In thinking about how she would find a financial advisor, Marcie asked her girlfriends for recommendations. One friend, Sue, gave Marcie a glowing review of her advisor, Mark.
Marcie called Mark. After a brief conversation, Mark invited Marcie to his office. Within 15 minutes, Marcie knew that she had found the right advisor.
On her drive home, Macie thought back over her conversation with Mark. She understood why she was so comfortable with him:
- In a conversation lasting 45 minutes, they never discussed investments.
- Mark was warm. He smiled and made eye contact.
- He asked questions that held deep meaning for Marcie.
- Mark wanted to know as much as Marcie could teel him about her three children – their goals and circumstances.
- Mark conveyed a sincere desire to understand Marcie's values.
- Mark listened intently as Marcie described her concern for her financial security over what she felt could be decades.
- When Marcie expressed her priorities, including reducing risk and have a secure income, she felt that her concerns registered with Mark.
- For the first time in her life, Marcie felt listened to by a financial advisor.
How would you describe a profession that loses 70% of its customers? Broken? This is the regrettable state of the financial advisory profession in the context of boomer women.
By the end of this decade, women will control almost all the available wealth assets. I ask you to consider these five questions:
- Unless male advisors can develop authentic relationships with women clients, will they have a viable future in this profession?
- Do the majority of male advisors operate under the delusion that they have meaningful relationships with female spouses?
- Does the profession’s track record warrant a concentrated effort at coaching male advisors on how to create authentic relationships with female clients?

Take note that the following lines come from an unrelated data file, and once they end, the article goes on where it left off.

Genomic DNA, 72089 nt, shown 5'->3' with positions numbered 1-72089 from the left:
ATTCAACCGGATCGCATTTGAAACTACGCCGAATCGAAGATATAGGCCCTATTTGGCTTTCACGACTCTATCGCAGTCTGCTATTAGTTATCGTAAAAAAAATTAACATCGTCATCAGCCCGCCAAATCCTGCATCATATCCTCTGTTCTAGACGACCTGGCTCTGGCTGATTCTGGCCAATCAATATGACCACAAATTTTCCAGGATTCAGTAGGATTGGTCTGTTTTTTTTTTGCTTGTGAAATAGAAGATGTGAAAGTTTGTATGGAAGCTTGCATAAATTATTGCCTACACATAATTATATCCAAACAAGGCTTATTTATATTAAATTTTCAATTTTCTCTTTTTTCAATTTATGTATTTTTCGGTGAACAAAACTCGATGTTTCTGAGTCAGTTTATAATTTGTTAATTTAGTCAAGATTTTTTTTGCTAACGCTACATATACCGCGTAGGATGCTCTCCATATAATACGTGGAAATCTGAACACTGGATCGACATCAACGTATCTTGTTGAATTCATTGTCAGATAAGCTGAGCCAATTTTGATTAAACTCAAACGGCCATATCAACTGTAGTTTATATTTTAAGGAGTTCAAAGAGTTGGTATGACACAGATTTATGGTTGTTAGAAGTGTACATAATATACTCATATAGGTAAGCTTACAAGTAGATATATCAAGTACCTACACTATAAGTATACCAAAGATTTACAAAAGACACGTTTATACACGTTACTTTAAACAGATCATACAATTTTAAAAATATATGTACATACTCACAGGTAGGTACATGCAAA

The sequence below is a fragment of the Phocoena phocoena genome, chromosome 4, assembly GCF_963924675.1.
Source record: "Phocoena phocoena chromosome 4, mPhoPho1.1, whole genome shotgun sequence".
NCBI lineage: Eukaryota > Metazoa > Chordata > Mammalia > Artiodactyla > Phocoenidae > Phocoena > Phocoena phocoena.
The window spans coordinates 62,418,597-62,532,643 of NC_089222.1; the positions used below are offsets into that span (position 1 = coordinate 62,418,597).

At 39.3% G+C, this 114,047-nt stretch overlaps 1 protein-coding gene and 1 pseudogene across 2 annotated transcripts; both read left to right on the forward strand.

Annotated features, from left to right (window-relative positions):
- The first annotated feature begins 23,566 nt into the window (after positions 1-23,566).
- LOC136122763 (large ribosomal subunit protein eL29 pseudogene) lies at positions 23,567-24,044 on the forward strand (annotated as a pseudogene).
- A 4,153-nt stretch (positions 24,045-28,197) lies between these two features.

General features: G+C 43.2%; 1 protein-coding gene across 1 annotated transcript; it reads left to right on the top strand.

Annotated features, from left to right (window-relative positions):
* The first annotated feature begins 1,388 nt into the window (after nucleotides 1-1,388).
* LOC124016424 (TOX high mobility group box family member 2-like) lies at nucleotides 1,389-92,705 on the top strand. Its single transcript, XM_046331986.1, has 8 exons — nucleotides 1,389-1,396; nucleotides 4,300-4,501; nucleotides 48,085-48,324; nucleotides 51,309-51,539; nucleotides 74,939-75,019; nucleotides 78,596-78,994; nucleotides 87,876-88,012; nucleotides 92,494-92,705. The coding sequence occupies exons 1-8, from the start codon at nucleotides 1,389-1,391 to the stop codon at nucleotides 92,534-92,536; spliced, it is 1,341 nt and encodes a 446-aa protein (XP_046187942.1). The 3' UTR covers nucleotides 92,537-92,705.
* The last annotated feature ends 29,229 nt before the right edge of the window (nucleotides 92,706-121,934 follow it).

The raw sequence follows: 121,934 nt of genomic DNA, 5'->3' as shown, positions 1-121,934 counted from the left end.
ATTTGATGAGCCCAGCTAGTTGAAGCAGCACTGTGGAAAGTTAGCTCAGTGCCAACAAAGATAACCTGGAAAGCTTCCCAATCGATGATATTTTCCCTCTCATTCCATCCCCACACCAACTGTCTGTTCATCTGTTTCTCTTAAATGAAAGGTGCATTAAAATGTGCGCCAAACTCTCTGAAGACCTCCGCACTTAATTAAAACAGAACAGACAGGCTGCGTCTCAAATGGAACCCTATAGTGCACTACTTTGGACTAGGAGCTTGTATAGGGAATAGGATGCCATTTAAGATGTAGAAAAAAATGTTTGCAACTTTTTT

- Do male advisors tend to serve-up too much risk to "boomer" women? Do male advisors fail to appreciate how differently men and women look at money?
- Doesn't it make sense that greater recognition of women's longer life expectancies argues that more advisors should embrace in their planning the guaranteed lifetime income that only annuities can deliver?
Marcie's new advisor is male. From all the research I've read, women are happy to work with a male advisor, as long as an authentic relationship exists. The key question is, "Will men be able to change in ways that lead to constructive relationships with women?"
If not, we are going to need many, many more female advisors.
Wealth2k® founder David Macchia is an entrepreneur, author, marketing strategy expert and public speaker whose work involves improving the processes used in retirement income planning. David is the developer of the widely used The Income for Life Model®, and the recently introduced Women And Income®. David has authored many articles on the subjects of retirement income planning, macroeconomics, and financial communications. He is the author of two books, Constrained Investor®, and Lucky Retiree: How to Create and Keep Your Retirement Income with The Income for Life Model®.